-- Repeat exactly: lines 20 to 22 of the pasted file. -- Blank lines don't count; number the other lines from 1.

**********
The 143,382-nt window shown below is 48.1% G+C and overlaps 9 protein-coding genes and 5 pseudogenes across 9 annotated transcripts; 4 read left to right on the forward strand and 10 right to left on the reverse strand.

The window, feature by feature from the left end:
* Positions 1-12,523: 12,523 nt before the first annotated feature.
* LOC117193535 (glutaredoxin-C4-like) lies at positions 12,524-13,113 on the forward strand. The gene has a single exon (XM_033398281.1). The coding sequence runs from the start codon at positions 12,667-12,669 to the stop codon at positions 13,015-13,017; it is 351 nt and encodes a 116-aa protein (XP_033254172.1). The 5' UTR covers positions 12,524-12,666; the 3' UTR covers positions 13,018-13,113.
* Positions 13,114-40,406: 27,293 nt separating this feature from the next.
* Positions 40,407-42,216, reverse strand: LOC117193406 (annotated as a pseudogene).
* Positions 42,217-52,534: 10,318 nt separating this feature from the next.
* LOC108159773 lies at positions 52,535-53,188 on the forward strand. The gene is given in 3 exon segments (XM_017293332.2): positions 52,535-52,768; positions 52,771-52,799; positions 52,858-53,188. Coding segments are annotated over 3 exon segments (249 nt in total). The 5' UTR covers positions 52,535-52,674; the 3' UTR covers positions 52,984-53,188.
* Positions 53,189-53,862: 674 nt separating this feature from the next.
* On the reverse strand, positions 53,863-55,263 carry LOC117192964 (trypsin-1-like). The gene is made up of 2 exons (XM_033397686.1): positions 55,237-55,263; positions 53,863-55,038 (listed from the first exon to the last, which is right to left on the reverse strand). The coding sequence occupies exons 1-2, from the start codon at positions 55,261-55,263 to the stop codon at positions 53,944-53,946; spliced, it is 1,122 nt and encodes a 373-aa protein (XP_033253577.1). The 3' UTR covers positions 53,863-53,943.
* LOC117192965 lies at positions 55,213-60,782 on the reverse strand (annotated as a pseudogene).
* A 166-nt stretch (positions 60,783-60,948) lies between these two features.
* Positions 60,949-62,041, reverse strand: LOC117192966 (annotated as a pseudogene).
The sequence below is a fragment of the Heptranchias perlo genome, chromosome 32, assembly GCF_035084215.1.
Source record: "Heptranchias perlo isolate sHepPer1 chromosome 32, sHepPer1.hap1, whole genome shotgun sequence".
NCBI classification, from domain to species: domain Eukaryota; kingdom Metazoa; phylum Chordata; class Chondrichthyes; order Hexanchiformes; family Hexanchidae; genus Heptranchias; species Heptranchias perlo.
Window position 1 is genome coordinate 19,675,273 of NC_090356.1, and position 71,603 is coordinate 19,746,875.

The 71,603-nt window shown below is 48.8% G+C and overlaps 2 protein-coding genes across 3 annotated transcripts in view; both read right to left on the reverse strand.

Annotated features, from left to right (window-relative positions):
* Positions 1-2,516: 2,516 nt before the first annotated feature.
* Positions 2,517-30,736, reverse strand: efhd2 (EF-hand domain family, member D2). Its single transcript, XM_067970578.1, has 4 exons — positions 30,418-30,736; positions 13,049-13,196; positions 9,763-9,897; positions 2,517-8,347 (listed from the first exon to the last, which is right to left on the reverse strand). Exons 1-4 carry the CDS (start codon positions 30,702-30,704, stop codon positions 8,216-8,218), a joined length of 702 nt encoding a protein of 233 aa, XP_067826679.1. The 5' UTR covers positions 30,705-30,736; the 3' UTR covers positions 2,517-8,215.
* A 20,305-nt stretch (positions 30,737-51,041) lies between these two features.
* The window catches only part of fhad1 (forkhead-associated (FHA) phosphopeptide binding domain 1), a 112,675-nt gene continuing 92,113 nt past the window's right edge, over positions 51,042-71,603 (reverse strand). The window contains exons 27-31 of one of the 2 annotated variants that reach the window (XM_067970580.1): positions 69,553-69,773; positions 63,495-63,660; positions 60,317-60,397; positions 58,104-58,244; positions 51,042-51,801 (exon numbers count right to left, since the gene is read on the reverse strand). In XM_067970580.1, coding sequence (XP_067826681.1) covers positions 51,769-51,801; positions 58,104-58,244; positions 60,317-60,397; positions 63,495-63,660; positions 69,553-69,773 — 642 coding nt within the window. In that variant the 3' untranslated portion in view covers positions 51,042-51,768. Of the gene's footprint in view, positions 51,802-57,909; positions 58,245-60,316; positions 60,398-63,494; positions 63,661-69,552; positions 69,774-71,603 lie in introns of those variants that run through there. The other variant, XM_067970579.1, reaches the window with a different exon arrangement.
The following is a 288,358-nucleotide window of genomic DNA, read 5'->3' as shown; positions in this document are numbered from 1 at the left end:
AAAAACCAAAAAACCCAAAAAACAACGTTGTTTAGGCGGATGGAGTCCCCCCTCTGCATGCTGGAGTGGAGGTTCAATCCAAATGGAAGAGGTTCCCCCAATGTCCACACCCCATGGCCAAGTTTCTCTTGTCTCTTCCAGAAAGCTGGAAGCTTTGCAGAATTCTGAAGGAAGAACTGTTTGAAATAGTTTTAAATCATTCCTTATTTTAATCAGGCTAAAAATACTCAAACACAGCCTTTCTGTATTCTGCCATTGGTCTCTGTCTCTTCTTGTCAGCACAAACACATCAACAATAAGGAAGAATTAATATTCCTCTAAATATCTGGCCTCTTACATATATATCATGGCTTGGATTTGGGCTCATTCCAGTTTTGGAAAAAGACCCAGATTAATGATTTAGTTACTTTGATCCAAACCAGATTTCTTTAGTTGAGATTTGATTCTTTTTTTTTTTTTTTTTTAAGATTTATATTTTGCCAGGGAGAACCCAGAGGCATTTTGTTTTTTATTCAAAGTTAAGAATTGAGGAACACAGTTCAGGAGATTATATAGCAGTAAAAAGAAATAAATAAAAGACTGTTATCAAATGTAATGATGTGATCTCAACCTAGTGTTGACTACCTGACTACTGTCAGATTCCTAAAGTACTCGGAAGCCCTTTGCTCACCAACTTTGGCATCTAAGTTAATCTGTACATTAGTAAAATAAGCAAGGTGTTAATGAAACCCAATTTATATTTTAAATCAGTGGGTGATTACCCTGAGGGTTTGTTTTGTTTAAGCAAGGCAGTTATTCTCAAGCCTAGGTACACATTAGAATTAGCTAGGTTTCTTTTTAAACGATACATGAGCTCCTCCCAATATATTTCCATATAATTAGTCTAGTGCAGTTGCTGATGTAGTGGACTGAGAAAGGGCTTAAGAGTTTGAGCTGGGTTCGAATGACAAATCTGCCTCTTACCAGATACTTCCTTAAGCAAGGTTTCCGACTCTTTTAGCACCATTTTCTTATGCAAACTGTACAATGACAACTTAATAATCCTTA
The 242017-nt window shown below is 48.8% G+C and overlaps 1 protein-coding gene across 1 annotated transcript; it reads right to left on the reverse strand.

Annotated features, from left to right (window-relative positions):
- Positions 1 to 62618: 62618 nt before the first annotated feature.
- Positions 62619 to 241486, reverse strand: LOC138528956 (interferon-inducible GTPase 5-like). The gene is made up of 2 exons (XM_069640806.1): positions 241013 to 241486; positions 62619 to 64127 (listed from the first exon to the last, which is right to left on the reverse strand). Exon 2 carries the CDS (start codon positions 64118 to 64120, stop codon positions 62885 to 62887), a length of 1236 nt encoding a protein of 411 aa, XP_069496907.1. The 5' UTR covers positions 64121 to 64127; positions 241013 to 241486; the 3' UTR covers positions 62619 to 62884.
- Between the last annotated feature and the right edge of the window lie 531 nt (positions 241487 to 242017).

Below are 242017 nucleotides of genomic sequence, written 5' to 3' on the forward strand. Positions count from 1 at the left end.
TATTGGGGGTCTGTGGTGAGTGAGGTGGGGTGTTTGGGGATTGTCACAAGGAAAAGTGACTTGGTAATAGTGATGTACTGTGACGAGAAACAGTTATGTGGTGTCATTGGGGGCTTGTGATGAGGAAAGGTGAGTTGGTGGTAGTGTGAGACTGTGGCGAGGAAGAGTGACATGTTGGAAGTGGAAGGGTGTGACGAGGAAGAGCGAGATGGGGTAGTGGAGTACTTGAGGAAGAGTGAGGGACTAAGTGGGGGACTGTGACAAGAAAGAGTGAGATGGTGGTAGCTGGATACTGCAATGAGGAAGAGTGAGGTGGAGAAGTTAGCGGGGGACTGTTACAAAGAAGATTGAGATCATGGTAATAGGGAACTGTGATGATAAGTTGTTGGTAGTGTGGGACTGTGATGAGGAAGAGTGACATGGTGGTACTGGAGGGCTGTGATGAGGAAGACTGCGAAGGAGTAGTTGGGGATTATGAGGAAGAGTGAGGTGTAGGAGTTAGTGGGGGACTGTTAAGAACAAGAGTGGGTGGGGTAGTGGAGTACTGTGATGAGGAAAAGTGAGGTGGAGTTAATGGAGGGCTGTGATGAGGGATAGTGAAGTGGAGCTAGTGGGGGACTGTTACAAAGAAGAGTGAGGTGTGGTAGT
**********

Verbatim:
* Positions 1-2,516: 2,516 nt before the first annotated feature.
* Positions 2,517-30,736, reverse strand: efhd2 (EF-hand domain family, member D2). Its single transcript, XM_067970578.1, has 4 exons — positions 30,418-30,736; positions 13,049-13,196; positions 9,763-9,897; positions 2,517-8,347 (listed from the first exon to the last, which is right to left on the reverse strand). Exons 1-4 carry the CDS (start codon positions 30,702-30,704, stop codon positions 8,216-8,218), a joined length of 702 nt encoding a protein of 233 aa, XP_067826679.1. The 5' UTR covers positions 30,705-30,736; the 3' UTR covers positions 2,517-8,215.
* A 20,305-nt stretch (positions 30,737-51,041) lies between these two features.